Thursday, July 11, 2013

a tale of two sitters

In the quest for world-wide firsts, Mexico has been holding up its end.

And that end is a bit broader -- if you care to believe anything that comes out of the United Nations.

The Babbling Box on the Hudson has examined the entrails of a dove and has declared that Mexicans are as fat as a house.  Or as fat as Americans.  And that is about the same thing.

Apparently, Mexico has pushed The States off of their Lard Throne as the most obese populous nation.  But just by an extra serving of pork head on the tacos.

Note that "populous."  There are plenty of nations with a higher obesity rate.  But they are not amongst the Big Players -- so to speak.  So, Nauru's 71.1%  does not tip the news scale.

Here are the early returns.  In Mexico, 32.8% of adults are considered obese.  That is good enough for number one.  Go, Mestizos!  And it is one tight squeeze of the cheeks past the United States' respectable second place of 31.8%.

P.J. O' Rourke once noted that the United Nations' propensity for using statistics out to the hundredth is a sure sign that there is a lot of lying go on.  I suspect that restricting the numbers to tenths gives the impression of some sort of credibility.  Maybe just a little fibbing.

On the other hand, there are some parts of Mexico that bare the awful truth.  There are a lot of overweight Mexicans.  Along with the consequences of that weight.  Mexico ranks second in the world in the per capita incidences of diabetes.  And could be first before long.  70,000 Mexicans died last year of the disease.

But the reasons plopped on the table by the "experts" is what fascinates me.  First out of the box is "the rise in obesity correlates to the growing chasm between class lines."  Academics love serving up their Marxism with a non-fat layer of self-serving dressing.

It is true that nearly 50% of Mexicans live in poverty.  But the poverty level has been decreasing drastically and is being replaced by a vibrant middle class.

And, if you look at the top 10 "populous" nations suffering from obesity, none of them are the mega-poverty countries.  In fact, most of them are solid middle income countries.

So, the blame goes to the cost and availability of healthy food.  You see, poor people cannot afford vegetables and fruit from their local grocers, so, they rely on fast food.  I knew Ronald McDonald would be in the dock before too long.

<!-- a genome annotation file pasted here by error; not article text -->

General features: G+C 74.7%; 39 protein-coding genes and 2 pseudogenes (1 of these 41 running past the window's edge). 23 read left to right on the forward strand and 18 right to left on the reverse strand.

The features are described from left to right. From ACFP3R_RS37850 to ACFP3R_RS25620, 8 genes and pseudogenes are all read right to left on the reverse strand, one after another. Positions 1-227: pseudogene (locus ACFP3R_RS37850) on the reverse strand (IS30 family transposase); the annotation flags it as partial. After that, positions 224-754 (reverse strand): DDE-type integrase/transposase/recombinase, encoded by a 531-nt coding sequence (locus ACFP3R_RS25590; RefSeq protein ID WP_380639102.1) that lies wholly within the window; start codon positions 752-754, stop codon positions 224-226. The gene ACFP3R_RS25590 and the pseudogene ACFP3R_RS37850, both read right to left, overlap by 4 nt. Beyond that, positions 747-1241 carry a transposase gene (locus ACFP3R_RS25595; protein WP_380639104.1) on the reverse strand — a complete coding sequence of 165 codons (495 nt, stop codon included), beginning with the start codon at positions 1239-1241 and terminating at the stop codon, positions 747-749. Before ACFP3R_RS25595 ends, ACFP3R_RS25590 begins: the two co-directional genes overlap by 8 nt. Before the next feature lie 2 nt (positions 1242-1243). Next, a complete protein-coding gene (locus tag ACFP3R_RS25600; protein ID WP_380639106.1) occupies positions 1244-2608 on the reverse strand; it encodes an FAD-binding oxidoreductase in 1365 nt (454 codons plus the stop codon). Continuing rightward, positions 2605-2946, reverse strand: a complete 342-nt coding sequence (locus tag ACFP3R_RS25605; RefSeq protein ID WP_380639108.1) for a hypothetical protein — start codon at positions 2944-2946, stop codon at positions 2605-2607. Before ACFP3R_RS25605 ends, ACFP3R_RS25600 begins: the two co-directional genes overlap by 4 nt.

Of course, anyone who has ever been to a fast food restaurant in Mexico knows the poor could not possibly afford to pay the equivalent of ten dollars for a meal.  The notion is not only silly; it is venal.  Especially, when experience shows us most Mexicans are at the local fruit and vegetable market.

And then comes the third reason: Mexico's poor lead a sedentary lifestyle. I have not seen a people work harder and walk more than my Mexican neighbors.

What is shocking is the source of this picture of poor Mexicans stopping by McDonald's to eat a Big Mac while sitting around all day doing nothing other than considering the moral imperative of class distinctions.  If anyone else had staked out a similar description, they would be branded with the modern Scarlet Letter of being a raving racist. 

Of course, the United Nations can say such things because it is -- well, the United Nations.  We don't expect much out of them.  And they never fail to not deliver.

I have my own theory.  While fit young Mexicans are headed north across the Rio Bravo, aging Americans and Canadians have headed south.  Frame for frame, the weight exchange certainly tips south.

If I were Mexico, I might want a recount.  Onthe next go around, the northern retirees cannot act as a thumb on the scale.  I will be forced to join the Nevada contingent -- not the Jalisco.

And before you Canadians get too smug, take a guess at who came in sixth place in the "populous country" list -- tipping the obesity scales at 24.2%?  Right after the Aussies and just before the Brits.

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